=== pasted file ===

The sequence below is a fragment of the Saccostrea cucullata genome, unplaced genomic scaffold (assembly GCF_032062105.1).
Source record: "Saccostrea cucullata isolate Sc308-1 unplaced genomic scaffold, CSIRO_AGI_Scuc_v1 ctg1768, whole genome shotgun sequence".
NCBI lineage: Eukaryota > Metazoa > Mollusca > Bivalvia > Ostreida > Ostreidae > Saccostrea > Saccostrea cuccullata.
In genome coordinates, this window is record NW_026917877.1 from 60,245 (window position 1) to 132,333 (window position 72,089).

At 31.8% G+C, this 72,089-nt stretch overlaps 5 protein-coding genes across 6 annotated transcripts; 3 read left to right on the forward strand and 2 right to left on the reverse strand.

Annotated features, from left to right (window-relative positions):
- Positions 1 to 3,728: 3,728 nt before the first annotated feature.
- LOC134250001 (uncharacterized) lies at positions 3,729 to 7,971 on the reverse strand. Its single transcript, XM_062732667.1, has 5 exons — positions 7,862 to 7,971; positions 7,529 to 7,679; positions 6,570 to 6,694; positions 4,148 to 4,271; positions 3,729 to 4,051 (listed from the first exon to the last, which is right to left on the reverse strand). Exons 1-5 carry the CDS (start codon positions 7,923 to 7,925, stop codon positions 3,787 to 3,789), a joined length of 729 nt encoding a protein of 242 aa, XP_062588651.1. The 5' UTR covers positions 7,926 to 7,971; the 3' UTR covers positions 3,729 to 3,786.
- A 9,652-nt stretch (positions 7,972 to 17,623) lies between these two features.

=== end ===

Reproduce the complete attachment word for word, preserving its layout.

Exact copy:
The sequence below is a fragment of the Saccostrea cucullata genome, unplaced genomic scaffold (assembly GCF_032062105.1).
Source record: "Saccostrea cucullata isolate Sc308-1 unplaced genomic scaffold, CSIRO_AGI_Scuc_v1 ctg1768, whole genome shotgun sequence".
NCBI lineage: Eukaryota > Metazoa > Mollusca > Bivalvia > Ostreida > Ostreidae > Saccostrea > Saccostrea cuccullata.
In genome coordinates, this window is record NW_026917877.1 from 60,245 (window position 1) to 132,333 (window position 72,089).

At 31.8% G+C, this 72,089-nt stretch overlaps 5 protein-coding genes across 6 annotated transcripts; 3 read left to right on the forward strand and 2 right to left on the reverse strand.

Annotated features, from left to right (window-relative positions):
- Positions 1 to 3,728: 3,728 nt before the first annotated feature.
- LOC134250001 (uncharacterized) lies at positions 3,729 to 7,971 on the reverse strand. Its single transcript, XM_062732667.1, has 5 exons — positions 7,862 to 7,971; positions 7,529 to 7,679; positions 6,570 to 6,694; positions 4,148 to 4,271; positions 3,729 to 4,051 (listed from the first exon to the last, which is right to left on the reverse strand). Exons 1-5 carry the CDS (start codon positions 7,923 to 7,925, stop codon positions 3,787 to 3,789), a joined length of 729 nt encoding a protein of 242 aa, XP_062588651.1. The 5' UTR covers positions 7,926 to 7,971; the 3' UTR covers positions 3,729 to 3,786.
- A 9,652-nt stretch (positions 7,972 to 17,623) lies between these two features.